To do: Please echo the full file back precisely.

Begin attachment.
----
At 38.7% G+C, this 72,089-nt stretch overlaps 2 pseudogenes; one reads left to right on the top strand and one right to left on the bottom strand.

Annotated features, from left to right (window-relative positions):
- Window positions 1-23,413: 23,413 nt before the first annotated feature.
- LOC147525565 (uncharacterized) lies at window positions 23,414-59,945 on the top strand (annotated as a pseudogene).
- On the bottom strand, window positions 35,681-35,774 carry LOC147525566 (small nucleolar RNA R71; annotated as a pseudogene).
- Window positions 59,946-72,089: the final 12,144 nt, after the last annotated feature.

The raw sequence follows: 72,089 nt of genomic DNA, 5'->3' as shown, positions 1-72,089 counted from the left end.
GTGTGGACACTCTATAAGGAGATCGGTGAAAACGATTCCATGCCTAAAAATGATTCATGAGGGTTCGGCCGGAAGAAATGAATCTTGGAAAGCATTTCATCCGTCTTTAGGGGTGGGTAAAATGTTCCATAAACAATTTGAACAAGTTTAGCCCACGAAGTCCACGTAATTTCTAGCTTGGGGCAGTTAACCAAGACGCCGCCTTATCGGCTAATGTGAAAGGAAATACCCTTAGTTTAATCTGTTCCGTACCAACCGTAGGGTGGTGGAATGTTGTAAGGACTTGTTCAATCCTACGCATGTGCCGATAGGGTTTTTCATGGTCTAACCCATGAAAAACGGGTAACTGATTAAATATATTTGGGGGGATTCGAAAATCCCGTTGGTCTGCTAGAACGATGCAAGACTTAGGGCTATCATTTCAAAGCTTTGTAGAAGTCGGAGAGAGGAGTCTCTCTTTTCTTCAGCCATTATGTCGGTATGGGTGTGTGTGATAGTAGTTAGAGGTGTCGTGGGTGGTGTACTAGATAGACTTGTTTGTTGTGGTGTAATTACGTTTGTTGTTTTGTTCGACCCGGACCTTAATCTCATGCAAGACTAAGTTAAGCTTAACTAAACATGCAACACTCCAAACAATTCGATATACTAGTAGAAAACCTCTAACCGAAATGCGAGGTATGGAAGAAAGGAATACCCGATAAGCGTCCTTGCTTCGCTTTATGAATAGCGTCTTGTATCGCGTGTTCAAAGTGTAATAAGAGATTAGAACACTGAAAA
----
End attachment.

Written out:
At 38.7% G+C, this 72,089-nt stretch overlaps 2 pseudogenes; one reads left to right on the top strand and one right to left on the bottom strand.

Annotated features, from left to right (window-relative positions):
- Window positions 1-23,413: 23,413 nt before the first annotated feature.
- LOC147525565 (uncharacterized) lies at window positions 23,414-59,945 on the top strand (annotated as a pseudogene).
- On the bottom strand, window positions 35,681-35,774 carry LOC147525566 (small nucleolar RNA R71; annotated as a pseudogene).
- Window positions 59,946-72,089: the final 12,144 nt, after the last annotated feature.

The raw sequence follows: 72,089 nt of genomic DNA, 5'->3' as shown, positions 1-72,089 counted from the left end.
GTGTGGACACTCTATAAGGAGATCGGTGAAAACGATTCCATGCCTAAAAATGATTCATGAGGGTTCGGCCGGAAGAAATGAATCTTGGAAAGCATTTCATCCGTCTTTAGGGGTGGGTAAAATGTTCCATAAACAATTTGAACAAGTTTAGCCCACGAAGTCCACGTAATTTCTAGCTTGGGGCAGTTAACCAAGACGCCGCCTTATCGGCTAATGTGAAAGGAAATACCCTTAGTTTAATCTGTTCCGTACCAACCGTAGGGTGGTGGAATGTTGTAAGGACTTGTTCAATCCTACGCATGTGCCGATAGGGTTTTTCATGGTCTAACCCATGAAAAACGGGTAACTGATTAAATATATTTGGGGGGATTCGAAAATCCCGTTGGTCTGCTAGAACGATGCAAGACTTAGGGCTATCATTTCAAAGCTTTGTAGAAGTCGGAGAGAGGAGTCTCTCTTTTCTTCAGCCATTATGTCGGTATGGGTGTGTGTGATAGTAGTTAGAGGTGTCGTGGGTGGTGTACTAGATAGACTTGTTTGTTGTGGTGTAATTACGTTTGTTGTTTTGTTCGACCCGGACCTTAATCTCATGCAAGACTAAGTTAAGCTTAACTAAACATGCAACACTCCAAACAATTCGATATACTAGTAGAAAACCTCTAACCGAAATGCGAGGTATGGAAGAAAGGAATACCCGATAAGCGTCCTTGCTTCGCTTTATGAATAGCGTCTTGTATCGCGTGTTCAAAGTGTAATAAGAGATTAGAACACTGAAAA